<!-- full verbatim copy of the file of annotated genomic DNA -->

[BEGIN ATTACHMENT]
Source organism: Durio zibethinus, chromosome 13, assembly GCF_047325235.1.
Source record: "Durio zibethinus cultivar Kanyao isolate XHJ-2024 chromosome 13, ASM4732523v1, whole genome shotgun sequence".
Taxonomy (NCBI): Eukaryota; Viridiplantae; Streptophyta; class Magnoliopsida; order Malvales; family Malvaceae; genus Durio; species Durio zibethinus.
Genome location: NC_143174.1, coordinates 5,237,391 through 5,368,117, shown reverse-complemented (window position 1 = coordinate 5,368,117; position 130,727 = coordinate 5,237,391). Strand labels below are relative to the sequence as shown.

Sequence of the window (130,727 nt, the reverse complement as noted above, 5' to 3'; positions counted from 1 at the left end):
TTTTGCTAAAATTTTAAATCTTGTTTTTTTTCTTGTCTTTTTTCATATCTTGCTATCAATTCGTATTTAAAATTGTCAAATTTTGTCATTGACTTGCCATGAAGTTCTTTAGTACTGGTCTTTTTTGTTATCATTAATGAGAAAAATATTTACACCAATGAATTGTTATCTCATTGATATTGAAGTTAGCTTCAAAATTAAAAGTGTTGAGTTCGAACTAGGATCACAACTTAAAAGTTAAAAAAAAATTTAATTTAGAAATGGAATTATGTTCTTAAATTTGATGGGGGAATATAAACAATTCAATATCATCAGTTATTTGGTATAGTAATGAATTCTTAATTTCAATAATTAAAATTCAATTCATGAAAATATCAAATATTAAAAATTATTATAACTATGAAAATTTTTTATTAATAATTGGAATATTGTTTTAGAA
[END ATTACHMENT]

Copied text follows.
Source organism: Durio zibethinus, chromosome 13, assembly GCF_047325235.1.
Source record: "Durio zibethinus cultivar Kanyao isolate XHJ-2024 chromosome 13, ASM4732523v1, whole genome shotgun sequence".
Taxonomy (NCBI): Eukaryota; Viridiplantae; Streptophyta; class Magnoliopsida; order Malvales; family Malvaceae; genus Durio; species Durio zibethinus.
Genome location: NC_143174.1, coordinates 5,237,391 through 5,368,117, shown reverse-complemented (window position 1 = coordinate 5,368,117; position 130,727 = coordinate 5,237,391). Strand labels below are relative to the sequence as shown.

Sequence of the window (130,727 nt, the reverse complement as noted above, 5' to 3'; positions counted from 1 at the left end):
TTTTGCTAAAATTTTAAATCTTGTTTTTTTTCTTGTCTTTTTTCATATCTTGCTATCAATTCGTATTTAAAATTGTCAAATTTTGTCATTGACTTGCCATGAAGTTCTTTAGTACTGGTCTTTTTTGTTATCATTAATGAGAAAAATATTTACACCAATGAATTGTTATCTCATTGATATTGAAGTTAGCTTCAAAATTAAAAGTGTTGAGTTCGAACTAGGATCACAACTTAAAAGTTAAAAAAAAATTTAATTTAGAAATGGAATTATGTTCTTAAATTTGATGGGGGAATATAAACAATTCAATATCATCAGTTATTTGGTATAGTAATGAATTCTTAATTTCAATAATTAAAATTCAATTCATGAAAATATCAAATATTAAAAATTATTATAACTATGAAAATTTTTTATTAATAATTGGAATATTGTTTTAGAA